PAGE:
In June 2017 I stopped at Iping Common, West Sussex with the intention of photographing Silver-studded Blue butterflies (Plebejus argus). But I also payed a visit to a colony of the slave-making ant Formica sanguinea which live in a small Aculeate-friendly sand quarry at the edge of the common.
As I tried to photograph the sanguinea workers returning to their nest I noticed that some were being attacked by Lasius platythorax workers which had a nest entrance close to a trail used by the F. sanguinea. As a sanguinea came close to the nest she was attacked by 10-12 platythorax workers which swarmed over her, grasping her legs and antennae and quickly disabling the much larger ant as she struggled to get away.
Most of the sanguinea passed by far enough away to be unaffected, or to only be attacked by a few of the platythorax and escape, but those that passed over, or very close to the nest entrance were being killed. The sanguinea workers seemed unable to offer much resistance once under attack, or to be aware of the danger beforehand, Formica sanguinea workers on the trail that came across a dead nest mate were collecting the bodies and carrying them towards the nest.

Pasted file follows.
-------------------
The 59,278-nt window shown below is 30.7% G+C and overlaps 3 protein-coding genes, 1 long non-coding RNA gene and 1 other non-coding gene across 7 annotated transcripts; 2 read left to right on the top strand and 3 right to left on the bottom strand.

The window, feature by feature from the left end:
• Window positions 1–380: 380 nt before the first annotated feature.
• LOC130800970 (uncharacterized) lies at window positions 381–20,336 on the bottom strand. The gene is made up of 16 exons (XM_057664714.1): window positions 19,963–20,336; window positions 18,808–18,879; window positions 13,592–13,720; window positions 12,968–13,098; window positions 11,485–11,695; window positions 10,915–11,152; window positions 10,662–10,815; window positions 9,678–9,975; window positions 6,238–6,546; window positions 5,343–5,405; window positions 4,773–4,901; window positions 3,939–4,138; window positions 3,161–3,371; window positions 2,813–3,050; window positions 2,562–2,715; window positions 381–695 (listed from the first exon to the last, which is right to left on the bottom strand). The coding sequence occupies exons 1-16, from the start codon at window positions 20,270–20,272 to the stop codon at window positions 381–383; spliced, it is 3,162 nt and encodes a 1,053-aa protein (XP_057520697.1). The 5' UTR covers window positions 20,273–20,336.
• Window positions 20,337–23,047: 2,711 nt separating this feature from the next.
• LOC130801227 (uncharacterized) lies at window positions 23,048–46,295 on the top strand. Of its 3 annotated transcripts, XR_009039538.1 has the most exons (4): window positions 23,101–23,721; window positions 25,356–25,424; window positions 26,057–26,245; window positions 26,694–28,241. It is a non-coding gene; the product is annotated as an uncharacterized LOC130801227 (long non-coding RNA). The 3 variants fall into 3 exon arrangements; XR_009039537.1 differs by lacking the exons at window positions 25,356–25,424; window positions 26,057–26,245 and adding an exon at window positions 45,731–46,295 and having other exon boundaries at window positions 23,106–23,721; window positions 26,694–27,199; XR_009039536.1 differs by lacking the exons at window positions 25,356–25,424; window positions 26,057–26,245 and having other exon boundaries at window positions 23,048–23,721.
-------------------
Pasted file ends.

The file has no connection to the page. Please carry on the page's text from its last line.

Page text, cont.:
This seemed to be a continuous process, with F. sanguinea workers that came too close to the Lasius platythorax nest being attacked and killed then taken away by their nest mates. I was surprised how little resistance the sanguinea seemed to offer, and that no alarm or avoidance behaviour was in evidence.